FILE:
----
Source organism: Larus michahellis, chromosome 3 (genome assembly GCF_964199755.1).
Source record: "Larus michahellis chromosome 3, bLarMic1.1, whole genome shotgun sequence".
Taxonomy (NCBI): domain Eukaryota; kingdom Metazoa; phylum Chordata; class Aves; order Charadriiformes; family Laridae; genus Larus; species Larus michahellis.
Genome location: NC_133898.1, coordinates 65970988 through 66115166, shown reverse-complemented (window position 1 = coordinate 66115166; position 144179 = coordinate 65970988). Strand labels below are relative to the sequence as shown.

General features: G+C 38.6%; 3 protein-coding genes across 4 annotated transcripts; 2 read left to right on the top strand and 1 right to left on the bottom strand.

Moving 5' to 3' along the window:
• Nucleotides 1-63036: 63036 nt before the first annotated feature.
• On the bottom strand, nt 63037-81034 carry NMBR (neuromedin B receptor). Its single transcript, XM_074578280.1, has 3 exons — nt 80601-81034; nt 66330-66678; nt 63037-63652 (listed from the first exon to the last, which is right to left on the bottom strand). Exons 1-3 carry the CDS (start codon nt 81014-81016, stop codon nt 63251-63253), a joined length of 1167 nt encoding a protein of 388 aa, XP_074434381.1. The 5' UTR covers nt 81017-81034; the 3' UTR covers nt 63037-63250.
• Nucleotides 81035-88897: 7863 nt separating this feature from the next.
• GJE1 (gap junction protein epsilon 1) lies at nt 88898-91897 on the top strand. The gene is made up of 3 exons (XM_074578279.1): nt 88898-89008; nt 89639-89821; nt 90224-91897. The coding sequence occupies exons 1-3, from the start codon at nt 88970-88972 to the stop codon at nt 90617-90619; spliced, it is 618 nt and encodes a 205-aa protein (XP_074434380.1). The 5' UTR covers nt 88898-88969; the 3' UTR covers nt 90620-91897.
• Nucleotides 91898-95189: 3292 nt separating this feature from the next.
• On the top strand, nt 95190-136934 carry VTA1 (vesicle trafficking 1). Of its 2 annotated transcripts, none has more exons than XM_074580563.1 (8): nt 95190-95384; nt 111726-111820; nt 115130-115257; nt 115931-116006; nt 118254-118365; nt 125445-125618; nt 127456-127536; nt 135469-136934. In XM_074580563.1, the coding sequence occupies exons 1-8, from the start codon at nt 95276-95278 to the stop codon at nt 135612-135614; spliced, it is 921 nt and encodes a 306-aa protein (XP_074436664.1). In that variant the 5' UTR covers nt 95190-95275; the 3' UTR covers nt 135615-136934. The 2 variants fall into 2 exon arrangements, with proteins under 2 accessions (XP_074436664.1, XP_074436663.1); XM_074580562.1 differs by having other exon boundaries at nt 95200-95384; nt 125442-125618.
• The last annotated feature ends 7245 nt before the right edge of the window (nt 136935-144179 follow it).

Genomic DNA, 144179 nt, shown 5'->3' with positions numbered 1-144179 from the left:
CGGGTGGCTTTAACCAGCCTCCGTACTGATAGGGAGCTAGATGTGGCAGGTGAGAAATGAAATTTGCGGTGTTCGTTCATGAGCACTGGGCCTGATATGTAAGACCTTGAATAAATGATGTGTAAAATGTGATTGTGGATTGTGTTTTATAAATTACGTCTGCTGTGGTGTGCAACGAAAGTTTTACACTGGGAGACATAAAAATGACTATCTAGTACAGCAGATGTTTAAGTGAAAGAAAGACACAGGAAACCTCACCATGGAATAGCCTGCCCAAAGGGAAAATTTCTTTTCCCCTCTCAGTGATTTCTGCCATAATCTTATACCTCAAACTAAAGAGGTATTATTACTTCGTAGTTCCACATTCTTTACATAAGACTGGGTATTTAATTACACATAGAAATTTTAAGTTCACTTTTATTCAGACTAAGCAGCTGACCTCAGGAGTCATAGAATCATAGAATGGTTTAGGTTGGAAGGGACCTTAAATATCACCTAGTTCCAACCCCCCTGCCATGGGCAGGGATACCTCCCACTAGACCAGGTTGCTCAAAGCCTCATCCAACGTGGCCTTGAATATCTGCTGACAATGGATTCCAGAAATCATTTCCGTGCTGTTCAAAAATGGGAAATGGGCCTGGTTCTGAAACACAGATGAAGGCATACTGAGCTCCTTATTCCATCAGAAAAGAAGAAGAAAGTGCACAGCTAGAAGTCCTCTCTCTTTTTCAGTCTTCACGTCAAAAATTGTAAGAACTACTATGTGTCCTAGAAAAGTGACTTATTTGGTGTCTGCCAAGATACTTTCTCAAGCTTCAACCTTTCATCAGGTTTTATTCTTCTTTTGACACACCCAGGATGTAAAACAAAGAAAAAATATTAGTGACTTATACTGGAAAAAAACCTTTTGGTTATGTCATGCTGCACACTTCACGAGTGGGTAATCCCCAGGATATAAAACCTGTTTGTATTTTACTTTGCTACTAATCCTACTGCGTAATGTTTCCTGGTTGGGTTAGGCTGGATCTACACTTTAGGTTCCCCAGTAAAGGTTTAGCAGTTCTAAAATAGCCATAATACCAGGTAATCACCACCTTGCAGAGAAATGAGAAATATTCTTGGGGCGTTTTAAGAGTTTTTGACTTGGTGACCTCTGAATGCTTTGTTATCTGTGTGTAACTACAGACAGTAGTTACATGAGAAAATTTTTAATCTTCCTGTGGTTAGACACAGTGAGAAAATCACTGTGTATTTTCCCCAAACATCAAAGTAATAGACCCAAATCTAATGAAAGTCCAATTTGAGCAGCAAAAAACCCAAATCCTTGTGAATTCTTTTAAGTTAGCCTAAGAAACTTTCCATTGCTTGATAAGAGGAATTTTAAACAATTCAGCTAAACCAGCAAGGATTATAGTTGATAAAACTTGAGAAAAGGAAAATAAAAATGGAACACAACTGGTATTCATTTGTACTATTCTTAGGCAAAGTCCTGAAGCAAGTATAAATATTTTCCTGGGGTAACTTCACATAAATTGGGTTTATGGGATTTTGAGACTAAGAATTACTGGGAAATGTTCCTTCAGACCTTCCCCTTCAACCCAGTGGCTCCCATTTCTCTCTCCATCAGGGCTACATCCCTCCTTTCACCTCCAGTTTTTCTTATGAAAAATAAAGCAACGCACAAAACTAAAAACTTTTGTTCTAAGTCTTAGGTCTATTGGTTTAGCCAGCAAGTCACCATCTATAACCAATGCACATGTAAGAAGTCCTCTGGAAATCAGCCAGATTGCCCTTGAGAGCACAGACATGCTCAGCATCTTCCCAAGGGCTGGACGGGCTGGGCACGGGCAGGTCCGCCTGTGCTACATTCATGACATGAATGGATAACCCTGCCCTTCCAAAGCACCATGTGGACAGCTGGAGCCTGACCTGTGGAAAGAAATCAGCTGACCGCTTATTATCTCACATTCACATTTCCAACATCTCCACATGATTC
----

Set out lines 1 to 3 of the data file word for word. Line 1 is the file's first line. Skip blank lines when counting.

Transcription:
Source organism: Larus michahellis, chromosome 3 (genome assembly GCF_964199755.1).
Source record: "Larus michahellis chromosome 3, bLarMic1.1, whole genome shotgun sequence".
Taxonomy (NCBI): domain Eukaryota; kingdom Metazoa; phylum Chordata; class Aves; order Charadriiformes; family Laridae; genus Larus; species Larus michahellis.